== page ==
Oh, the temptations of the Babylonian Talmud! Hundreds of hundreds of pages long, over a thousand years old, written in Aramaic and Hebrew, the Babylonian Talmud is a vast compendium of minutely argued legal discussion, ritual law, exotic speculation, compelling tales, homiletic stories, and superstition. How much do you pay day-workers if they don't finish the job? What is fair medical ... [Show full abstract] compensation for someone you accidentally burned? How long after you've moved to a new town should you see yourself as a member of the community and assume communal obligations? Do good fences make good neighbors? What are the dangers of living in a gated community?
And amidst all that detailed legal discussion are also the speculations of generations of rabbis about how long God stays angry, the size of the original Adam, and why you should never walk between two palm trees. On the pages of the Talmud is the evolution of rituals practiced to this day: centuries of rabbinic discussions related to the laws, ethics, religious and cultural traditions that gave birth to Judaism as we know it, after the destruction of the Second Temple in 70 CE—the development of the prayers and of the festivals, for example, or of the rituals of the Passover seder. Want to know why the youngest child asks "the Four Questions?" Read the Talmud. Once kissed by a page of Talmud, it is hard, hard, hard, not to fall in love with it, not to want to spend the rest of your life with at least the opportunity to flirt.
So rich a world is the Talmud, moreover, that scholars of modern Jewish literature who are or have been engrossed in Talmud study may find themselves in a dilemma. For if one finds intellectual excitement in making connections, in building bridges, one may seek to build those bridges between radically disparate Jewish worlds. And that, indeed, is what Ezra Cappell has set out to do; with the Talmud on one hand and Jewish American literature on the other, Mr. Cappell has sought to argue that the "cultural work" of the latter is most richly understood with reference to the former. Jewish-American writers are actually engaged not merely in the process of producing prose, but in forging, Mr. Cappell argues, that most unexpected of all transtemporal hybrids, an "American Talmud."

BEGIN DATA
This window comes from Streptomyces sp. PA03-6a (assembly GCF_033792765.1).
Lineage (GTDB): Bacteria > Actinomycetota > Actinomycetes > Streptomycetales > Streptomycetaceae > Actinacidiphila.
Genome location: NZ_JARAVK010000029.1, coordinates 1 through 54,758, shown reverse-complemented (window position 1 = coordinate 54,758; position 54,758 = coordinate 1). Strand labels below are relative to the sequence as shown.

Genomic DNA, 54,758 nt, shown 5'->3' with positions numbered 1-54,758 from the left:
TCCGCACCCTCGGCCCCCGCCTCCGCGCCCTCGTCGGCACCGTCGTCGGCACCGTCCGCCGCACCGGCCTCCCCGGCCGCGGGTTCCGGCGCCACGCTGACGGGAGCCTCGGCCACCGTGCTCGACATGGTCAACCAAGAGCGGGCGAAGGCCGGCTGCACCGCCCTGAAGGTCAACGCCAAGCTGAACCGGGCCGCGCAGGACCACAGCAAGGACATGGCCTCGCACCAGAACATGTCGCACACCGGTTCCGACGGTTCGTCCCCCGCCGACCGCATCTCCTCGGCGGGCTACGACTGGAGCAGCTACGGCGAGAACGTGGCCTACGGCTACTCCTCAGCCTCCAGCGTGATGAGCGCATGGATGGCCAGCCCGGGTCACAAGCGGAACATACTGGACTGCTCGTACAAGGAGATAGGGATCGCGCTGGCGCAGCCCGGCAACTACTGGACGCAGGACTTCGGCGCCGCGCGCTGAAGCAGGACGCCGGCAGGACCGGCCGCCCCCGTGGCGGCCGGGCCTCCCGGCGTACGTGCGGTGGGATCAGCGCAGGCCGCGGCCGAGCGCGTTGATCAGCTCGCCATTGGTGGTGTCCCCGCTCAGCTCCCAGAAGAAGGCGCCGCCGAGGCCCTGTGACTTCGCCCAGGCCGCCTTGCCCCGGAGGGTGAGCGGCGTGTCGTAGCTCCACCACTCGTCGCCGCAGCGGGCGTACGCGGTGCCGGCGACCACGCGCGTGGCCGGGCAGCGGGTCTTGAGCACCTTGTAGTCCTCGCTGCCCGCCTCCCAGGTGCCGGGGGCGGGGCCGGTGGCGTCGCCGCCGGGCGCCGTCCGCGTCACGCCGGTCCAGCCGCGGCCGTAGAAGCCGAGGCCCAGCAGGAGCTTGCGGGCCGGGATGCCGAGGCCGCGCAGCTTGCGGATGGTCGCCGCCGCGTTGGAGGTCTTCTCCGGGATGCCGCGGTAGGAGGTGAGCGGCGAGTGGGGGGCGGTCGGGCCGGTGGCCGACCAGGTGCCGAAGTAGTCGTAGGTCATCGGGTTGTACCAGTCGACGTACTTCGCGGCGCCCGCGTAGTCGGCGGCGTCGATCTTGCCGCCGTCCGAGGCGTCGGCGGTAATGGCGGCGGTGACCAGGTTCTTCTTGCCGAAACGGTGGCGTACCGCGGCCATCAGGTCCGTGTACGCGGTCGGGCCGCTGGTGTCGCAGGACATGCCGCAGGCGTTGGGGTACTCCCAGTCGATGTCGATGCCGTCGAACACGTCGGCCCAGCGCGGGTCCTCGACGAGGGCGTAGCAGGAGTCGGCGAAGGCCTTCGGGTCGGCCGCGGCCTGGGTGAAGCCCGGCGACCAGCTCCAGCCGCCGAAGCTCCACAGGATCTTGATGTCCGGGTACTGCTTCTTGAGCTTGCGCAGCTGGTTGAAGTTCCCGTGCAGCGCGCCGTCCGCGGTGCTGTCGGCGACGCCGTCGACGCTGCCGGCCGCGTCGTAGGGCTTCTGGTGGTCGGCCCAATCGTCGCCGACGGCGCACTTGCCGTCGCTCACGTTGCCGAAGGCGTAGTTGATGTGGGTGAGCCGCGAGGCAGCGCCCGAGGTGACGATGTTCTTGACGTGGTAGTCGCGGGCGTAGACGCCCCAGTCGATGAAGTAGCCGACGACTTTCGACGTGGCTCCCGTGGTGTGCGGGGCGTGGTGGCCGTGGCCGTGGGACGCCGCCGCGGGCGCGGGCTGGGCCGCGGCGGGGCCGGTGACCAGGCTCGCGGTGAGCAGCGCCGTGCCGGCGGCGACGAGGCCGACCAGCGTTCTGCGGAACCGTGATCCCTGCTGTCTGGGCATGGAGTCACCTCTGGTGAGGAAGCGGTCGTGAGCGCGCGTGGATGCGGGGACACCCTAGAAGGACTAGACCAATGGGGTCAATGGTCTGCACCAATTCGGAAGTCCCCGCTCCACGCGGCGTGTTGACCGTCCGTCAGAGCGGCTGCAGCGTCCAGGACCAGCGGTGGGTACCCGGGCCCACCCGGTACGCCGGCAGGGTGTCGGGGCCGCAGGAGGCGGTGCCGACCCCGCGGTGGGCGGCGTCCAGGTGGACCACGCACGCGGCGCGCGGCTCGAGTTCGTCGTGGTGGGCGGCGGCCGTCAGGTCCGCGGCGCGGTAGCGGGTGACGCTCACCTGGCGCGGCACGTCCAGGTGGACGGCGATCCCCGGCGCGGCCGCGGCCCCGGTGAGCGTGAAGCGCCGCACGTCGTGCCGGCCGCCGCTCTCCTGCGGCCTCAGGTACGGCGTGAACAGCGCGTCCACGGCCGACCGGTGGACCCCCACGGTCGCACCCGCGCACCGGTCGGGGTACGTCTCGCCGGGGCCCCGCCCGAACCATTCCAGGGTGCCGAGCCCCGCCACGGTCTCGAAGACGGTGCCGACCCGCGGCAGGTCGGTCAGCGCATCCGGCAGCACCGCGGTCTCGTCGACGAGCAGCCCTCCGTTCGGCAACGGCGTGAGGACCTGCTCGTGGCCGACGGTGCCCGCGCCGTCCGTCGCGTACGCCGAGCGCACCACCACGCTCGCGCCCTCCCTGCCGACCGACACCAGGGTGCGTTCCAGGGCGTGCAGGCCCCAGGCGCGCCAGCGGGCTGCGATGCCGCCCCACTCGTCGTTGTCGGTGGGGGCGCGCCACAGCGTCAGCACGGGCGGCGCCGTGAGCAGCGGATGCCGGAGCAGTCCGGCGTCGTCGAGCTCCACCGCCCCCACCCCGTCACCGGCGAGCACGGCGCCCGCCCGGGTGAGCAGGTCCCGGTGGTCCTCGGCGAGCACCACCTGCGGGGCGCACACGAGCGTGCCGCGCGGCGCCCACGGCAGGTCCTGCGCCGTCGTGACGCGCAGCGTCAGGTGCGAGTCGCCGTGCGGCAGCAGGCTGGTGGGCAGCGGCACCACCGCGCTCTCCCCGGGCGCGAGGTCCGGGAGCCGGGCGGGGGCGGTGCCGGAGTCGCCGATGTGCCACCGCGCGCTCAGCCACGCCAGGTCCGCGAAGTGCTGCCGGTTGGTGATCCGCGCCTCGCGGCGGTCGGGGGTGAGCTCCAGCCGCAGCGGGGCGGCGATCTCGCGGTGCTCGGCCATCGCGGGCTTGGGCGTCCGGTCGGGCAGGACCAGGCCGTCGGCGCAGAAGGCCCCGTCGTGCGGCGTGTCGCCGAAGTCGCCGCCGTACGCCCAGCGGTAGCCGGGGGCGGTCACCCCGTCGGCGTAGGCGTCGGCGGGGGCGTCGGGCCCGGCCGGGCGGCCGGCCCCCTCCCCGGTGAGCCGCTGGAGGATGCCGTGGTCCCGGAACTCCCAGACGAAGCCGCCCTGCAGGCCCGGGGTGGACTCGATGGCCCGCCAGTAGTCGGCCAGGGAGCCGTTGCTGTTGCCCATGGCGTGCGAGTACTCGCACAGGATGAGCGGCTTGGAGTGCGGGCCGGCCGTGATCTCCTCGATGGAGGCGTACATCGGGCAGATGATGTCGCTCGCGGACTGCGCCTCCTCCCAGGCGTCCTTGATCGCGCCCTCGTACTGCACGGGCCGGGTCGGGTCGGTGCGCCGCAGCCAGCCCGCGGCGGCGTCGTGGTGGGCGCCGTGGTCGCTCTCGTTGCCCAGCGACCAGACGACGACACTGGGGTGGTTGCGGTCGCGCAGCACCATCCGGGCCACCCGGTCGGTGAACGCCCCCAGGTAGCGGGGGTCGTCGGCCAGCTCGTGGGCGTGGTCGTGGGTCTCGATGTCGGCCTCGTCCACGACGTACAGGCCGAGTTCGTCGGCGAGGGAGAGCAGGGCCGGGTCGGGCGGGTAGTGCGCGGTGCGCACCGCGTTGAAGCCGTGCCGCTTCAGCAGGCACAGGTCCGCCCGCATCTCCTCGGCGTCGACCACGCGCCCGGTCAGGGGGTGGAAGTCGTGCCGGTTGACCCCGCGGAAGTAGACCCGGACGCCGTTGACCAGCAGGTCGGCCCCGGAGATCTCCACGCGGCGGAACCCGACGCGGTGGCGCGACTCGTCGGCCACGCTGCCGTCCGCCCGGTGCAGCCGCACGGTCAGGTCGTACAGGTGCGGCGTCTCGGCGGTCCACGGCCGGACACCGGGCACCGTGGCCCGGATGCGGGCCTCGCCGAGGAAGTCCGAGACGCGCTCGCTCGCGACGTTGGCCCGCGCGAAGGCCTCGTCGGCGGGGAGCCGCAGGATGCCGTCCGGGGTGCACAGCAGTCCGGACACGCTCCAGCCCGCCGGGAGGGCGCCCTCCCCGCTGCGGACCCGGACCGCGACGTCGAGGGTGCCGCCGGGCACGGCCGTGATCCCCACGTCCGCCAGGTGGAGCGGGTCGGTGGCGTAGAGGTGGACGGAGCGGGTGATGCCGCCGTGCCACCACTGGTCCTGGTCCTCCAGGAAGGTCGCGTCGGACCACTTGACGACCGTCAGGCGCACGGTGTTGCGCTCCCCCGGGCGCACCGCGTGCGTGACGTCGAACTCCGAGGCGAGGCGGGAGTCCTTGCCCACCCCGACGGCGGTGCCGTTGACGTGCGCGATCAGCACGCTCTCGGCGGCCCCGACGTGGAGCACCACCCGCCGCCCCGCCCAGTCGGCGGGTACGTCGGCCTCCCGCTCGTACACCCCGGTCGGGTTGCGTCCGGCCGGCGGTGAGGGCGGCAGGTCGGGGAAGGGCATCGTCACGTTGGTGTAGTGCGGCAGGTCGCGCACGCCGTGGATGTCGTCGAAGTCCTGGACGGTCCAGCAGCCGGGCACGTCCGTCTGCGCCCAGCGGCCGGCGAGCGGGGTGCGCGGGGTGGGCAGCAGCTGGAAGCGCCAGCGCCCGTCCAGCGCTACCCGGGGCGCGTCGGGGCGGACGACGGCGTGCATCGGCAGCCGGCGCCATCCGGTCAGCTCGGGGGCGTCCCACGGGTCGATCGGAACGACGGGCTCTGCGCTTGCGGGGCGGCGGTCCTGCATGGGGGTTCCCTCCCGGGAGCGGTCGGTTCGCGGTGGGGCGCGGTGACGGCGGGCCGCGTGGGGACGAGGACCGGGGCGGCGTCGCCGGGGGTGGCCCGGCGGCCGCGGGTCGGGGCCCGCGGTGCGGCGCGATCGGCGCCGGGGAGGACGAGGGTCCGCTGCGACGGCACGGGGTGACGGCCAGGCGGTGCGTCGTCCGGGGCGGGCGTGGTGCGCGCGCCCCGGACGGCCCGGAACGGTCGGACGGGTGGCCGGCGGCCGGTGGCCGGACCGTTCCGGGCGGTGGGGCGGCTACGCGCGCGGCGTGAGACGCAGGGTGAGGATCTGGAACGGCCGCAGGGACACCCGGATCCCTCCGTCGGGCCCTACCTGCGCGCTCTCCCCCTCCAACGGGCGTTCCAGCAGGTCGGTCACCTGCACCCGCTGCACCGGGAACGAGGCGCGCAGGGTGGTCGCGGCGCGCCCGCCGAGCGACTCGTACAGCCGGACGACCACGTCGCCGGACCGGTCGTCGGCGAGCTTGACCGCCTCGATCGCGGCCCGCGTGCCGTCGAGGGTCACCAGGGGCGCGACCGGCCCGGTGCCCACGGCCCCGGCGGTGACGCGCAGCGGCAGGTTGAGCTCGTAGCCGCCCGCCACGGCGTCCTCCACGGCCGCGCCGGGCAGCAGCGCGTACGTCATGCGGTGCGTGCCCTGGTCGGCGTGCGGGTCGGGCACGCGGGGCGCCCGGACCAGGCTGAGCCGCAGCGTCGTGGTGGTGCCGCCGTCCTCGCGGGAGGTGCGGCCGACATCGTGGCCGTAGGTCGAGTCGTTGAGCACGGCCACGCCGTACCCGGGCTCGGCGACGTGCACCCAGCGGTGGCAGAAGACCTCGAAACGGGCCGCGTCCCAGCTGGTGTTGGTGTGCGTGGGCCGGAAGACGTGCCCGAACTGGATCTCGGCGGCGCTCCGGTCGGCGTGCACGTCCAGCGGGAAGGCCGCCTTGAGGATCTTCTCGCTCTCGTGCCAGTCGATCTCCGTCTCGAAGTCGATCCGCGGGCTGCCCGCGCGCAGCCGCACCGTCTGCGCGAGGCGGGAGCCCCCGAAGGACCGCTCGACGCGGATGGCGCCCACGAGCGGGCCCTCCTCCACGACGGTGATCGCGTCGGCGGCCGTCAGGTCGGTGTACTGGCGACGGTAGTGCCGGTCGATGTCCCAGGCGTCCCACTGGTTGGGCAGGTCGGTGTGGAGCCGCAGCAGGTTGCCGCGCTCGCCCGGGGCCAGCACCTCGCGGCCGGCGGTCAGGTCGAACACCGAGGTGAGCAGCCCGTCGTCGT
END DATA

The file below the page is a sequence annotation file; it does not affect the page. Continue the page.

The Introduction explains how rich, multi-vocal, and open-ended the Talmud is; how, in "reinterpreting Torah anew for its own generation," it is not merely capable of "tolerating dissent," of celebrating "multiple perspectives," but how it also "honors radical rethinking, even about its foundational concepts." And then he takes a fascinating leap, for, as he argues, open-endedness and the "celebration of multiple perspectives" are characteristics not only of the Talmud, but "also a hallmark of twentieth-century and contemporary Jewish American fiction." There is a vital link in their cultural role, moreover, in Mr. Cappell's view: just as the Talmud was a centering force for the Jewish people (and still is, at least for the thousands of Jews studying in yeshivas throughout the world; for the twenty thousand or so laypeople who rallied in Madison Square Garden after seven years of studying a page-of-Talmud a day, along with rabbis and rabbinical students), so Jewish American literature is such a centering force today. The goal of American Talmud becomes supporting that broad thesis by focusing on two major objects of inquiry: the representation of the Holocaust, on the one hand, and what Mr. Cappell regards as the "concomitant return to Orthodoxy and tradition that has transformed the American diaspora in the postwar years" (22).
In the process of the discussions in American Talmud, Mr. Cappell clearly refutes the late Irving Howe's contention that once the rich mother-lode of the Jewish immigrant experience had been fully mined, Jewish American literature would fade into irrelevance. Instead, as Mr. Cappell points out, given the fine, compelling, provocative, sometimes brilliant, contributions of such writers as Steve Stern, Thane Rosenbaum, Gary Shteyngart, Rebecca Goldstein, Myla Goldberg, Melvin Bukiet—among many others, including those Mr. Cappell doesn't mention (for example, one of my own personal favorites, the...